So much is in the drawing
There is a certain point in the painting of a portrait when the person you know all of a sudden becomes alive on the paper. It is a little unsettling—it’s a sign that you have a good likeness afterall—and need to slow down, let the paint dry between strokes, and don’t ruin the darn thing by overworking. Of course, my goal is to create a painting that goes beyond just a likeness and holds up as an interesting image with beautiful brushstrokes, colors, light, composition.
I read on one of my fellow watercolorist’s blogs about palettes for skin tones, and I restricted colors, with good results, to alizarin crimson, hansa yellow and ultramarine blue for Sol’s portrait. Other blues were introduced for the shirt and cap, and the background made use of full palette.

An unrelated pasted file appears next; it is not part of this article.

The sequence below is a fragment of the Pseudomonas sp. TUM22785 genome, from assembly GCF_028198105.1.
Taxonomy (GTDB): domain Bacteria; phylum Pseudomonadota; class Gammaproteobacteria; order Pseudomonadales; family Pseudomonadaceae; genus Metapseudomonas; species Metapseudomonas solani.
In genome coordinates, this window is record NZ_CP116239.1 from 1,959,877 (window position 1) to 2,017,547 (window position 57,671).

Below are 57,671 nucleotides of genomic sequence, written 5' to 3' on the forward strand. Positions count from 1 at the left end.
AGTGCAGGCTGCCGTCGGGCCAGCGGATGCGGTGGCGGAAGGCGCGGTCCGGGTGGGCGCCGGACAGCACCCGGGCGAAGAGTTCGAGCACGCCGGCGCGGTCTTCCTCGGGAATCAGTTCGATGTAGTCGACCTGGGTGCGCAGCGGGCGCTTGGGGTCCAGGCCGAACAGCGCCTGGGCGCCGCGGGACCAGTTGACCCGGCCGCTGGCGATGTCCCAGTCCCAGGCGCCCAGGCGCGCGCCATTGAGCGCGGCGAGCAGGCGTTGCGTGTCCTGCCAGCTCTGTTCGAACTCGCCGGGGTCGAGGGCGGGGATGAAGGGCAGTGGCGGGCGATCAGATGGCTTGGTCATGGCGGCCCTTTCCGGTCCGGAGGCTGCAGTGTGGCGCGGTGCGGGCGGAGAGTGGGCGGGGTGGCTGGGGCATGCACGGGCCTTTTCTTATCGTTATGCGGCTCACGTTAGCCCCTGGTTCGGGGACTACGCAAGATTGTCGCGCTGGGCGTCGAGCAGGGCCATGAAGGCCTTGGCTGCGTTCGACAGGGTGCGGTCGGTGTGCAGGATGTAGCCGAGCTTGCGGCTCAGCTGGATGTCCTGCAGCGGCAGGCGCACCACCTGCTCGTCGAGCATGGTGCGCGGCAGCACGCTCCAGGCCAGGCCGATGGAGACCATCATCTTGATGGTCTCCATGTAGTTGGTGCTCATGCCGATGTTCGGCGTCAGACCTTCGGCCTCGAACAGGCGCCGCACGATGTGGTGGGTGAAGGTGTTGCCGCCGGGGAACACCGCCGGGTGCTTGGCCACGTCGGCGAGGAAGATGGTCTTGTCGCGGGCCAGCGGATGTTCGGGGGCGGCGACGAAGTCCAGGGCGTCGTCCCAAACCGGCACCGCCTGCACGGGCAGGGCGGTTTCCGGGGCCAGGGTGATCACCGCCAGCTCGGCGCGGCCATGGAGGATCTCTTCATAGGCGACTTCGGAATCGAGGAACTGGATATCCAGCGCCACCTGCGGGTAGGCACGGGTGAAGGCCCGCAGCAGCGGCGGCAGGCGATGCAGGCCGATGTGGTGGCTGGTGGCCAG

I haven’t painted a portrait in decades, and never in watercolor, so this was nerve-wracking and enjoyable at the same time. Can’t hide behind tree leaves and water reflections in a portrait—the drawing becomes crucial. I look forward to creating more portraits. Anybody do commissions? It must be so hard to please…
Watercolor and graphite
Arches rough, 140 lb, 9″ x 12″